Theorem 8. Let be positive solution of system (10), then for the following results hold:

Proof. It is true for . Suppose that results are true for , namely, Now, for , by virtue of system (10), we have and similarly, and similarly, Hence, for all , the results are true.

Theorem 9. If and , then the unique equilibrium point of system (10) is globally asymptotically stable.

Proof. From (i) of Theorem 5, we obtain that the unique equilibrium point of system (10) is locally asymptotically stable. By virtue of Theorem 7, it is clear that every positive solution is bounded. That is, and , where .
Now, it is sufficient to prove that is decreasing. From system (10) one has This implies that and ; hence, the subsequences , are decreasing. So sequence is decreasing. Similarly, it is easy to prove that sequence is also decreasing. Hence . Therefore the equilibrium point is globally asymptotically stable.

4. Rate of Convergence

In this section we will determine the rate of convergence of a solution that converges to the equilibrium point of the system (10). The following result gives the rate of convergence of solution of a system of difference equations: where is an -dimensional vector, is a constant matrix, and is a matrix function satisfying where denotes any matrix norm which is associated with the vector norm.

Theorem 10 (see [23]). Assume that condition (31) holds, if is a solution of (30), then either for all large or or exists and is equal to the modulus of one the eigenvalues of the matrix .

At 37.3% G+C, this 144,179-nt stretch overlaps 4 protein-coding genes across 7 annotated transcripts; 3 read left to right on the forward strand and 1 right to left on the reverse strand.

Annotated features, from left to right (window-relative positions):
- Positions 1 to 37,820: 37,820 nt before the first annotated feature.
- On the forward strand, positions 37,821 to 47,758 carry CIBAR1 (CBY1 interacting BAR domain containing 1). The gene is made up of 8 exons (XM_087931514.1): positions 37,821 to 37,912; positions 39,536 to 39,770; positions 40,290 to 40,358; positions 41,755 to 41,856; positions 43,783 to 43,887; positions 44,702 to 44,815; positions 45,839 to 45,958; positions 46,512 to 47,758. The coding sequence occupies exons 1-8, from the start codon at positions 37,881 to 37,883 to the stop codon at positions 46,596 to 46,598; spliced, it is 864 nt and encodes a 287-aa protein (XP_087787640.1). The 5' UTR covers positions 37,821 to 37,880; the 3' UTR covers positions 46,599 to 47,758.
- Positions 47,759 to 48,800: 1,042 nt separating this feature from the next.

Assume that , we will find a system of limiting equations for the system (10). The error terms are given as Set ; therefore, it follows that where Now it is clear that Hence, the limiting system of error terms at can be written as where , and Using Theorem 10, we have the following result.

Theorem 11. Assume that , and are a positive solution of the system (10). Then, the error vector of every solution of (10) satisfies both of the following asymptotic relations: where is equal to the modulus of one the eigenvalues of the Jacobian matrix evaluated at the equilibrium .

5. Numerical Examples

In order to illustrate the results of the previous sections and to support our theoretical discussions, we consider several interesting numerical examples in this section. These examples represent different types of qualitative behavior of solutions to system of nonlinear difference equations.

Example 1. Consider the system (10) with initial conditions , , , and , moreover, choosing the parameters and . Then system (10) can be written as The plot of system (42) is shown in Figure 1.

729273.fig.001
Figure 1: The plot of system (42).

Example 2. Consider the system (10) with initial conditions , ,, , , , and , moreover, choosing the parameters and . Then system (10) can be written as The plot of system (43) is shown in Figure 2.

729273.fig.002
Figure 2: The plot of system (43).

6. Conclusions and Future Work

In this paper, we discussed the dynamics of high-order discrete system which is extension of [8, 10, 14]. We conclude that (i) the equilibrium point is globally asymptotically stable if , (ii) the equilibrium and if or is unstable. Some numerical examples are provided to support our theoretical results. It is our future work to study the dynamical behavior of system (10) when or .

Conflict of Interests

The authors declare that there is no conflict of interests regarding the publication of this paper.

Acknowledgments

The authors would like to thank the Editor and the anonymous referees for their careful reading and constructive suggestions. This work was financially supported by the National Natural Science Foundation of China (Grant no. 11361012) and the Scientific Research Foundation of Guizhou Provincial Science and Technology Department ([2013]J2083, [2009]J2061).